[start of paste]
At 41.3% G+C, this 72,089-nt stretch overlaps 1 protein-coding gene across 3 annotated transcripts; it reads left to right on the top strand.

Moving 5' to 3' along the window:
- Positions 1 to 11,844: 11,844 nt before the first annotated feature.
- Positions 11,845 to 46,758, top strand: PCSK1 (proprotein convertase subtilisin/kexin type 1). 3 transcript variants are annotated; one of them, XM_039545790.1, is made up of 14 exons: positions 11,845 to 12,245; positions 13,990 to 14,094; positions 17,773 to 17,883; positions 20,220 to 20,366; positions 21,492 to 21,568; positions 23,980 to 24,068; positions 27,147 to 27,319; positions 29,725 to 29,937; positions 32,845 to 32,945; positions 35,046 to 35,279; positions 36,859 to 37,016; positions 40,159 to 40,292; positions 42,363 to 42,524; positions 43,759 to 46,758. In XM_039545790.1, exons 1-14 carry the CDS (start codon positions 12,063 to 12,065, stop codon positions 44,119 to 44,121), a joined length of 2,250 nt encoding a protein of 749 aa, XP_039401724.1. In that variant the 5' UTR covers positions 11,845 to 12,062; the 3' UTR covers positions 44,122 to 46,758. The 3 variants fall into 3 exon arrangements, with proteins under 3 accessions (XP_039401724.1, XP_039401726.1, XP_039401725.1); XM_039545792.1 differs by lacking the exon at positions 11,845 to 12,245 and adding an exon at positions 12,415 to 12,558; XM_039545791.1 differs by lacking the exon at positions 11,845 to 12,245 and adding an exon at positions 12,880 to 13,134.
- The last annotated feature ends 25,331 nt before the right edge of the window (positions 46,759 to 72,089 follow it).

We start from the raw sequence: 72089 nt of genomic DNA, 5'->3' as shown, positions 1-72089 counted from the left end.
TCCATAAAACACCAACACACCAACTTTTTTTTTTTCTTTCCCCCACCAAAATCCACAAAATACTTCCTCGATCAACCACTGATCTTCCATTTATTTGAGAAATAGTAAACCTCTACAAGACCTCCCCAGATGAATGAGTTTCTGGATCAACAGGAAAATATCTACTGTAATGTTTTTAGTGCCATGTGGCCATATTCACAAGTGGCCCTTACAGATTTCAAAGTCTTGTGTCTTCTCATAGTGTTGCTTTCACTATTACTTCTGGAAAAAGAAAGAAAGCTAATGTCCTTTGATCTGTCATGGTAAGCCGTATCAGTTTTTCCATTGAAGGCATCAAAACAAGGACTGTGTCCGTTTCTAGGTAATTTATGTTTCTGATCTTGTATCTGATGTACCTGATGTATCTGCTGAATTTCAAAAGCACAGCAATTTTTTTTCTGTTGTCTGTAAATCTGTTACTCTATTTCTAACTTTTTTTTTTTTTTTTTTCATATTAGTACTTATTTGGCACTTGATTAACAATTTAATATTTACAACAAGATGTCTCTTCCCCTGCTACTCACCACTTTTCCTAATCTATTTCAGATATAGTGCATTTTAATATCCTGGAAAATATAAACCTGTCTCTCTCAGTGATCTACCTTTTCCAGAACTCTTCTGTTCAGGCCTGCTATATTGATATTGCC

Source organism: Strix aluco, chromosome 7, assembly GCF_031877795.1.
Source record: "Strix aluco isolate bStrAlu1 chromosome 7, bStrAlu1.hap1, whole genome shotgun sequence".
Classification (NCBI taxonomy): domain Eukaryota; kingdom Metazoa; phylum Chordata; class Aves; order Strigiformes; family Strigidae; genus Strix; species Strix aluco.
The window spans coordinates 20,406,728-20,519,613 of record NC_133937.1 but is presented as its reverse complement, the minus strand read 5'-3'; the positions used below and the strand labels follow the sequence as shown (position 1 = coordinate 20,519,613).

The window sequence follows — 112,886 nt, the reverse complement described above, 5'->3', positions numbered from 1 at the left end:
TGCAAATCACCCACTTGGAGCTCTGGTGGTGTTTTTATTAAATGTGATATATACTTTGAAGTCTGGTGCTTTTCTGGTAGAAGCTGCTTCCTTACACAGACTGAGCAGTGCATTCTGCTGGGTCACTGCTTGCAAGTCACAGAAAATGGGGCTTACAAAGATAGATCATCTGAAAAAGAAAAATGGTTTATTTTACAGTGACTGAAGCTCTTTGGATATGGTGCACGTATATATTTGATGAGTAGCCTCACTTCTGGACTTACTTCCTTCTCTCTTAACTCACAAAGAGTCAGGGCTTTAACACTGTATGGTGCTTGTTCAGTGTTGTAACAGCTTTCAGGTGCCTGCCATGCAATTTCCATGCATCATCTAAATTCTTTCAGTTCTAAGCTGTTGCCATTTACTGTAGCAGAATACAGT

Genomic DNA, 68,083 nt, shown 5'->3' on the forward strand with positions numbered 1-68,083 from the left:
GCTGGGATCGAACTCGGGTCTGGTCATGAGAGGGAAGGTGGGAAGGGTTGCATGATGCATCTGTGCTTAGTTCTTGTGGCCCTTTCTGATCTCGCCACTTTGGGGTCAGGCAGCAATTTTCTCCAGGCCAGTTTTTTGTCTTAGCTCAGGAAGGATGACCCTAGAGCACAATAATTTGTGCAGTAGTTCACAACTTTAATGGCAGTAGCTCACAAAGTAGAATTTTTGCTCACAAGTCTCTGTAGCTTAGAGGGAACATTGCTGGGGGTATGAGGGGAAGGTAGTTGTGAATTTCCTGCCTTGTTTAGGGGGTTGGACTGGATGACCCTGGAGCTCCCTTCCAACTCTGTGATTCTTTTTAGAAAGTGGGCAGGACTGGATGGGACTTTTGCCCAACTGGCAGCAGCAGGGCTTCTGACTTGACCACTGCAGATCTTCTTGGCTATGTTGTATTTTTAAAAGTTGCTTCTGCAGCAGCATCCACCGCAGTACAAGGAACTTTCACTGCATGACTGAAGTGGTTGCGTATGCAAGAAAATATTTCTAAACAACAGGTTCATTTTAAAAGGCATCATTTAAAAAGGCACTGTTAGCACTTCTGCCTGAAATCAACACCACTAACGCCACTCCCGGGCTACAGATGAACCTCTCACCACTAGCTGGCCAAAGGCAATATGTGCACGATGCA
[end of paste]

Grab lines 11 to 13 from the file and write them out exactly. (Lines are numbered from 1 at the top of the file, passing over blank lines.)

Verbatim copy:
The window spans coordinates 20,406,728-20,519,613 of record NC_133937.1 but is presented as its reverse complement, the minus strand read 5'-3'; the positions used below and the strand labels follow the sequence as shown (position 1 = coordinate 20,519,613).

The window sequence follows — 112,886 nt, the reverse complement described above, 5'->3', positions numbered from 1 at the left end:
TGCAAATCACCCACTTGGAGCTCTGGTGGTGTTTTTATTAAATGTGATATATACTTTGAAGTCTGGTGCTTTTCTGGTAGAAGCTGCTTCCTTACACAGACTGAGCAGTGCATTCTGCTGGGTCACTGCTTGCAAGTCACAGAAAATGGGGCTTACAAAGATAGATCATCTGAAAAAGAAAAATGGTTTATTTTACAGTGACTGAAGCTCTTTGGATATGGTGCACGTATATATTTGATGAGTAGCCTCACTTCTGGACTTACTTCCTTCTCTCTTAACTCACAAAGAGTCAGGGCTTTAACACTGTATGGTGCTTGTTCAGTGTTGTAACAGCTTTCAGGTGCCTGCCATGCAATTTCCATGCATCATCTAAATTCTTTCAGTTCTAAGCTGTTGCCATTTACTGTAGCAGAATACAGT